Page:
End of article.

I can share with you Aaron's story. His hearing had always been impeccable but Christmas 2014 he had a flu and headcold that seemed to go on for 4 months. I discovered he was having dairy milk at school, with his morning snack. Even though he is dairy free at home. Once I asked school to eliminate it, the runny nose stopped with 24-36 hours. Once school saw this within 10 days, without my permission, they reintroduced milk. The runny nose immediately returned, so I quizzed them about the milk and true enough he was consuming milk again. They eliminated it once again and again the runny nose ceased immediately. They now believed me there was a link. Sadly that flu had included a sinus infection which seemed to impact his hearing. So for most of Winter he was doing the things above, like increasing the volume on the TV. 

Once the flu was behind him, his hearing seemed to recover. The recovery began with him saying upon blowing his nose "my ears are popping" or "everything sounds so loud now". The popping went on for a few weeks and then his hearing was totally restored.

However he is now having a Summer cold, and we seem to be encountering the same problem again. His ears seem to have more wax than normal and the TV is about 10 points up on volume. So we are currently awaiting an appointment with the Audiology department from the hospital, which is due to a referral from school. UPDATE: I now have the appointment and it's in July so I will be able to let you know the outcome.

When the nurse came into school he also failed the sight test. They then ask you to see an Optician and we did this. The Optician spent a long time with Aaron but confirmed via a detailed analysis that his eyesight is above average for his age and that he therefore does not require glasses. So we are reassured regarding sight, but do need to get the ears sorted. I hope it becomes as stress free as the eyes, and that the excess wax will clear easily or naturally.  I'll keep you informed.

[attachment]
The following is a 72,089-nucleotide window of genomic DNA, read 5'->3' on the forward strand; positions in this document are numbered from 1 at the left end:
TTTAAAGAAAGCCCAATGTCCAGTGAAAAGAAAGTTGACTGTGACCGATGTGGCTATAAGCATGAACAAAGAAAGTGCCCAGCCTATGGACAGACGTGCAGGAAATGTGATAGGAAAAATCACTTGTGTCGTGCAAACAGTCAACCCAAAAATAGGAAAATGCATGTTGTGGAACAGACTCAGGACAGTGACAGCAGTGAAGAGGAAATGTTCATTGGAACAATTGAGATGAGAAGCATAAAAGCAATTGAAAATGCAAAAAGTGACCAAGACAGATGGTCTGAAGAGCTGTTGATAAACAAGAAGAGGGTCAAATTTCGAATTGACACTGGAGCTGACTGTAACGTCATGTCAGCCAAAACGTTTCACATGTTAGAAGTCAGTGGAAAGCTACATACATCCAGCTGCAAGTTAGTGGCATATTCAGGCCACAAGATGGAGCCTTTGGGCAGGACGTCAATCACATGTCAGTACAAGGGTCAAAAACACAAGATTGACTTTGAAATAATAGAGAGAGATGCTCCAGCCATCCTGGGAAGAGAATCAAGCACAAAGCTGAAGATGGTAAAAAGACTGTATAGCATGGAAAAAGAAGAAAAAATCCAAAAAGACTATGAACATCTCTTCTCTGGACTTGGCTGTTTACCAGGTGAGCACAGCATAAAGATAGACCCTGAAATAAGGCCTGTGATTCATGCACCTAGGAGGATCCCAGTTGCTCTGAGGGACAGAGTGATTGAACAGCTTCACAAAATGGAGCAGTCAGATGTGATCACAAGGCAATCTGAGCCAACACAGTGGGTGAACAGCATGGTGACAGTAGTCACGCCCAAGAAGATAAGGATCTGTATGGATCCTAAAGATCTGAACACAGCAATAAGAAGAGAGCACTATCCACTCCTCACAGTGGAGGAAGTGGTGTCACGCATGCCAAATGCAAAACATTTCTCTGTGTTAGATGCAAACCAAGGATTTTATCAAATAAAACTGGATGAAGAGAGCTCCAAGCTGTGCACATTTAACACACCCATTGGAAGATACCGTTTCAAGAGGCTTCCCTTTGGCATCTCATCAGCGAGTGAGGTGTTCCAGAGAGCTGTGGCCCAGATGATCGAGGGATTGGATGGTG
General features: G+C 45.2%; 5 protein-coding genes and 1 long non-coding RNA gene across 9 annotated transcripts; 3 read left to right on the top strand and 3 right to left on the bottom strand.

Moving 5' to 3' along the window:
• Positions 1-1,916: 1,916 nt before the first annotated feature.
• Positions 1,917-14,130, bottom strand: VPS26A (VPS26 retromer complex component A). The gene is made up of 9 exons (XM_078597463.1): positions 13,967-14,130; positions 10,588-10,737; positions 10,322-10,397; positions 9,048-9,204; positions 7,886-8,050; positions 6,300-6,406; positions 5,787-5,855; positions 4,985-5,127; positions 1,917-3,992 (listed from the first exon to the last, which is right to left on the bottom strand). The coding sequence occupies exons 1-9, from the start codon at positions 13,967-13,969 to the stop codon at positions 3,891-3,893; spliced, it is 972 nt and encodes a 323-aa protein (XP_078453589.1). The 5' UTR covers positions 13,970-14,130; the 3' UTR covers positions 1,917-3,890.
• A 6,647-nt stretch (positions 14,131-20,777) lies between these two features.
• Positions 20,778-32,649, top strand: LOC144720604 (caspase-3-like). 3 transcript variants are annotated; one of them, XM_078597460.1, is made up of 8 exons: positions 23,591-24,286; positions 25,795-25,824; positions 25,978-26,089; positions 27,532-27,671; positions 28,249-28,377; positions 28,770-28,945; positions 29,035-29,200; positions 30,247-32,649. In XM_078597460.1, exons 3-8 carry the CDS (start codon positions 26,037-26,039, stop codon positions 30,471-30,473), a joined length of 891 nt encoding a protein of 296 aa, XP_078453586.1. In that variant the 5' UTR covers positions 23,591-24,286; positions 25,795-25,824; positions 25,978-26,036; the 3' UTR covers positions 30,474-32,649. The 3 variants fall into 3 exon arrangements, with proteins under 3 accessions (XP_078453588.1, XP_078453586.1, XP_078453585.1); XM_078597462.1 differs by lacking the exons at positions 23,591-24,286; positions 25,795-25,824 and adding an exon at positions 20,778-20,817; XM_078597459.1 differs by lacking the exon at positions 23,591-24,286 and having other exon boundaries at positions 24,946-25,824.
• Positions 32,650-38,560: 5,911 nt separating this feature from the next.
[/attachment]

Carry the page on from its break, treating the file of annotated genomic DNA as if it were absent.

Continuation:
1. This is very interesting to read....My girl had hearing loss in her right ear when she was younger which has now progressed to complete deafness in that ear....She shows a lot of those symptoms.

    1. Oh that is very sad to hear. Did you get to the bottom of the reason? I have a relative with that issue - in fact two - and they turn their good ear to me when I am talking to them in a crowded room. xx

  2. Thanks for this post, I am currently waiting for an assessment for my litte one x

    1. I've updated the post now to reflect that our appointment for Audiology came through for July. I hope he gets the all clear or a solution. Good luck for your assessment too. Thanks for reading and commenting. x

  3. Thanks Liska A has an ENT appt coming up his ears are really blocked which may be his problem hearing tests would be pointless at this point so we'll see what happens!

  4. Very interesting. Apparently listening to Mozart can help heal hearing problems - esp those that are borderline, I guess? XX